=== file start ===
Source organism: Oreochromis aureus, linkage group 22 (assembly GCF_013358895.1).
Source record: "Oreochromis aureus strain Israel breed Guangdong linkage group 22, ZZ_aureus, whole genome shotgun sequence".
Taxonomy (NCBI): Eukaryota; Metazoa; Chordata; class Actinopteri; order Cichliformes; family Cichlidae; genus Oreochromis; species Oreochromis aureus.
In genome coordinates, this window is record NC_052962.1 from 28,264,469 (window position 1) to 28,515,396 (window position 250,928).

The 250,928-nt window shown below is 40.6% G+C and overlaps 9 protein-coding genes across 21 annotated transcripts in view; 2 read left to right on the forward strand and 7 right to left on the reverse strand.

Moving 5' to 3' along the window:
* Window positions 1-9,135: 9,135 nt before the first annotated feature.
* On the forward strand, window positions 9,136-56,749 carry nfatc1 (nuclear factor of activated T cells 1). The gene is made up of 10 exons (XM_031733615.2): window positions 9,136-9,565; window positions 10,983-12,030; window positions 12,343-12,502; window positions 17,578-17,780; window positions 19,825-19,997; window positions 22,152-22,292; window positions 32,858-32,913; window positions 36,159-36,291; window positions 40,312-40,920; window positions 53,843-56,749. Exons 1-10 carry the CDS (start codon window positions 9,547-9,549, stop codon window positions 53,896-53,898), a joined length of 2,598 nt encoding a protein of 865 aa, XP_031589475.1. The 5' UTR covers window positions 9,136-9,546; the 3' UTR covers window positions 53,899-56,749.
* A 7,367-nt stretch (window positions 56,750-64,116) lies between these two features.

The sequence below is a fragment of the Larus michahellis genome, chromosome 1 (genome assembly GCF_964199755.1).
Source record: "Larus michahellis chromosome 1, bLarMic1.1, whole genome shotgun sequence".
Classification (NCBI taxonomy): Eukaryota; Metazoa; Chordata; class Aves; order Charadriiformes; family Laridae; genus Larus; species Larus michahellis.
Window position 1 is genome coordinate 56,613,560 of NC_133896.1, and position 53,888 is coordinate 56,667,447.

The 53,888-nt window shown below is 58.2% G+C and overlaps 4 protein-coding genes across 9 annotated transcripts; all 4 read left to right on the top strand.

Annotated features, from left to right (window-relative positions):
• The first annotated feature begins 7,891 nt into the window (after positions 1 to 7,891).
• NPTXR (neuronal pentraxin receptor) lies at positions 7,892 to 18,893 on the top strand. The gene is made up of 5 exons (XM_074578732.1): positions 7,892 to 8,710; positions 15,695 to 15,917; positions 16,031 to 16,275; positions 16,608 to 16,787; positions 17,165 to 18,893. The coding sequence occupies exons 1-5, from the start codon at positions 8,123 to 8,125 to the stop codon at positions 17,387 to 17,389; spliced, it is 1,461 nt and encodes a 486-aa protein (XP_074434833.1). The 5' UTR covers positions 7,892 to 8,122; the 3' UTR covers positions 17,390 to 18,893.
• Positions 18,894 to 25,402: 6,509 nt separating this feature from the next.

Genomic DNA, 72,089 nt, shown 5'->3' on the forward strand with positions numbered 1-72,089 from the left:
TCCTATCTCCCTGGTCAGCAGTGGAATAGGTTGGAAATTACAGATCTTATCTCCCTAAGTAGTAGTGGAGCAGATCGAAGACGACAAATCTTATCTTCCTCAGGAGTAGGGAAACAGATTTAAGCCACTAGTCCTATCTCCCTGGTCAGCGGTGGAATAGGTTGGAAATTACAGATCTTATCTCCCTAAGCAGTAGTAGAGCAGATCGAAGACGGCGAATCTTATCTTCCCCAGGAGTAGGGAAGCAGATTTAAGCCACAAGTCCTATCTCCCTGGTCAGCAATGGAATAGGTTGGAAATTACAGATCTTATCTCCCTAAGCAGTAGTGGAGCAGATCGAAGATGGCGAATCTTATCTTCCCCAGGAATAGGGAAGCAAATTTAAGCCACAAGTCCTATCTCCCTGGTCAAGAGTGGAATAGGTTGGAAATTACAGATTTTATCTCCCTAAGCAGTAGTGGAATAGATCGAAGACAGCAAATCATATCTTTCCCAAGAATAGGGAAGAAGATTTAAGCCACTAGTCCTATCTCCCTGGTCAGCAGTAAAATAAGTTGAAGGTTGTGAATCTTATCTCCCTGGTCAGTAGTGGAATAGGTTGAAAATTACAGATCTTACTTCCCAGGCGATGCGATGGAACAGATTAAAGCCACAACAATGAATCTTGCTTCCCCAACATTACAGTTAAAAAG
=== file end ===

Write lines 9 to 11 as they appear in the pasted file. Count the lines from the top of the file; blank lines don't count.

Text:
* A 7,367-nt stretch (window positions 56,750-64,116) lies between these two features.

The sequence below is a fragment of the Larus michahellis genome, chromosome 1 (genome assembly GCF_964199755.1).
Source record: "Larus michahellis chromosome 1, bLarMic1.1, whole genome shotgun sequence".